Farris & Thomas Law
PLEASE NOTE: Our office remains open and available to serve you during the COVID-19 crisis. However, to keep our staff and you healthy, we do ask that business be conducted over the phone or via email if possible. We can also accommodate video conferencing as well. Please contact our office directly for options on making a payment.
Farris & Thomas Law

PLEASE NOTE: Our office remains open and available to serve you during the COVID-19 crisis. However, to keep our staff and you healthy, we do ask that business be conducted over the phone or via email if possible.  We can also accommodate video conferencing as well.  Please contact our office directly for options on making a payment.

Farris & Thomas Law

The following distance between your car and the next should be bigger

On Behalf of | Apr 1, 2021 | Motor Vehicle Accidents |

Your following distance — the gap between your car and the one just ahead of you — is a major contributor when faced with unexpected changes on the road. It’s impossible for the gap to be too large. If you have at least a suitable distance, it allows you to hit the brakes and perhaps take evasive action to avoid a crash. If it’s too small, though, you can get involved in an accident that was easily avoidable.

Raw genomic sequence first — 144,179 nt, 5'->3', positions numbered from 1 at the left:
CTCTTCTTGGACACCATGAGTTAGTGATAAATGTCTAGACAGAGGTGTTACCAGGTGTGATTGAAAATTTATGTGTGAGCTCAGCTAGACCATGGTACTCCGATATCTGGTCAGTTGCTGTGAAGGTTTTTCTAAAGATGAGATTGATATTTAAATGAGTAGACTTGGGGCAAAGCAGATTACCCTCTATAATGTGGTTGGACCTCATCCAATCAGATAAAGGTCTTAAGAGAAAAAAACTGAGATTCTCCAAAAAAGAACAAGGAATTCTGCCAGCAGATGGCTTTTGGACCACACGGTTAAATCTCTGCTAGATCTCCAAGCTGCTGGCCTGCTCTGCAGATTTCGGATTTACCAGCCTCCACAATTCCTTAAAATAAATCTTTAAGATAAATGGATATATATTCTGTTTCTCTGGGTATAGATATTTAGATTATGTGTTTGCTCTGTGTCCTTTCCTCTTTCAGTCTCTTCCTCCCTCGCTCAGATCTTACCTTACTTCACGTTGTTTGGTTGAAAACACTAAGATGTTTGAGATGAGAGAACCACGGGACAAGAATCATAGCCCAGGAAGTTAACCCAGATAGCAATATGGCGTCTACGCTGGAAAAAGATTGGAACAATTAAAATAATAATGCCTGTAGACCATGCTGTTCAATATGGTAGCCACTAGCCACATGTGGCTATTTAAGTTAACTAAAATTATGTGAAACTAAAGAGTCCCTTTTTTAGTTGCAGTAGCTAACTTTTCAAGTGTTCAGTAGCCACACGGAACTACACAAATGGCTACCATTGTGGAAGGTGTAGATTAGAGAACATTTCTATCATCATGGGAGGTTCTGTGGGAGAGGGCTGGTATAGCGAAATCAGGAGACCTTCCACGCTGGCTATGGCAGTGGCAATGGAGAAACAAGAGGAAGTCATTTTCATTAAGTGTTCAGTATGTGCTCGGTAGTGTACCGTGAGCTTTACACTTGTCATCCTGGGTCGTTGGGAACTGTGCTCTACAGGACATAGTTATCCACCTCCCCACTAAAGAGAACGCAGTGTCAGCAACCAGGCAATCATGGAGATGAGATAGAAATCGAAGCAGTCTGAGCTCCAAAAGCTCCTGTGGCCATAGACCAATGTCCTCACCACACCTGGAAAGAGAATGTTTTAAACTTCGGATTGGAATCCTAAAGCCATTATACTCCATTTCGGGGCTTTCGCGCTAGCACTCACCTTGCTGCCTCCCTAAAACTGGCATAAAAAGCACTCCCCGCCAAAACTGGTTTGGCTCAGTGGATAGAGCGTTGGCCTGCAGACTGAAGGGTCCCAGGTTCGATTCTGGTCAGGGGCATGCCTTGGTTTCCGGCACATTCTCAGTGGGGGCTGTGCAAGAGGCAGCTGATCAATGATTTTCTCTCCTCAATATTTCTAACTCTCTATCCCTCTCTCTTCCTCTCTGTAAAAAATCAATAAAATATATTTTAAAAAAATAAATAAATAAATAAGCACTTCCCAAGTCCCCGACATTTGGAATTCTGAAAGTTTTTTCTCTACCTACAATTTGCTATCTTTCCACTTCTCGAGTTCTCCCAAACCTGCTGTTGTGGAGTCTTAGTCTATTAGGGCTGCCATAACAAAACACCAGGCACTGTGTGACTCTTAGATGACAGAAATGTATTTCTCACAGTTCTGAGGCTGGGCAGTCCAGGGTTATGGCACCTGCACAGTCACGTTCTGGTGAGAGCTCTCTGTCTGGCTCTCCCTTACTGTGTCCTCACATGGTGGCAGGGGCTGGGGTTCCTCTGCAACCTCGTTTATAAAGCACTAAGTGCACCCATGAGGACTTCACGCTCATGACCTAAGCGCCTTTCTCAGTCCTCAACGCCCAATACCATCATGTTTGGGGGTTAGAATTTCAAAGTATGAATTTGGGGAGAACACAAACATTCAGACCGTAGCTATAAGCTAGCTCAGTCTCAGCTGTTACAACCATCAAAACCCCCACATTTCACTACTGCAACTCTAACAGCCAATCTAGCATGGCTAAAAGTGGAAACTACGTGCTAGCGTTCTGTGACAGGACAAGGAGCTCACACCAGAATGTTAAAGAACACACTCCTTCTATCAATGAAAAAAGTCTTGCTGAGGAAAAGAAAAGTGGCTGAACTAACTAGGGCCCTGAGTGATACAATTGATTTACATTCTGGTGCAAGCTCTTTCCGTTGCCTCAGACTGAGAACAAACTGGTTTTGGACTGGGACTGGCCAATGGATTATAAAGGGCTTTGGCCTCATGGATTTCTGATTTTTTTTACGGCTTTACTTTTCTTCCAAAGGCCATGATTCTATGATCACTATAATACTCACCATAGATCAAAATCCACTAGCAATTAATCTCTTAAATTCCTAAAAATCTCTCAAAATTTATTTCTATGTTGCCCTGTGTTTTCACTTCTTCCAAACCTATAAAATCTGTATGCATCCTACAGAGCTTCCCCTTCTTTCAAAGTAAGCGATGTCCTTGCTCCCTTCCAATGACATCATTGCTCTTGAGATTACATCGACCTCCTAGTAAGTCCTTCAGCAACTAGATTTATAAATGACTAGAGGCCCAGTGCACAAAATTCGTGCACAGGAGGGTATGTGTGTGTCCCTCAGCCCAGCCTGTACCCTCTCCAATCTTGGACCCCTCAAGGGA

Imagine that the car ahead of you stops suddenly when a small child looks like they are going to run into the road. The child stops and goes back into their yard, but the chain reaction has already begun. If you don’t have enough room to slow down, you’re going to slam into the back of that car. 

How much space should there be between two cars on the road?

A serious issue on the roads is the idea of accidental tailgating, where someone just drives too close because they honestly do not know how big the following distance should be. They’re not trying to be unsafe. They think it’s fine. In an emergency, though, it’s not going to be nearly a wide enough gap. How far should you leave? 

A general rule is that you want a minimum of three seconds of traveling distance between cars. When you’re driving, just watch as the car ahead of you passes a road sign or another stationary object. If you can count off three seconds before you pass it, that’s far enough. The actual physical distance is different depending on your speed. 

What if someone hits you because they were following too closely?

Drivers do leave overly small gaps between their vehicles all the time, and they cause accidents. If you get injured, you may be able to seek compensation. An attorney can be your best advocate against the insurance company involved. 

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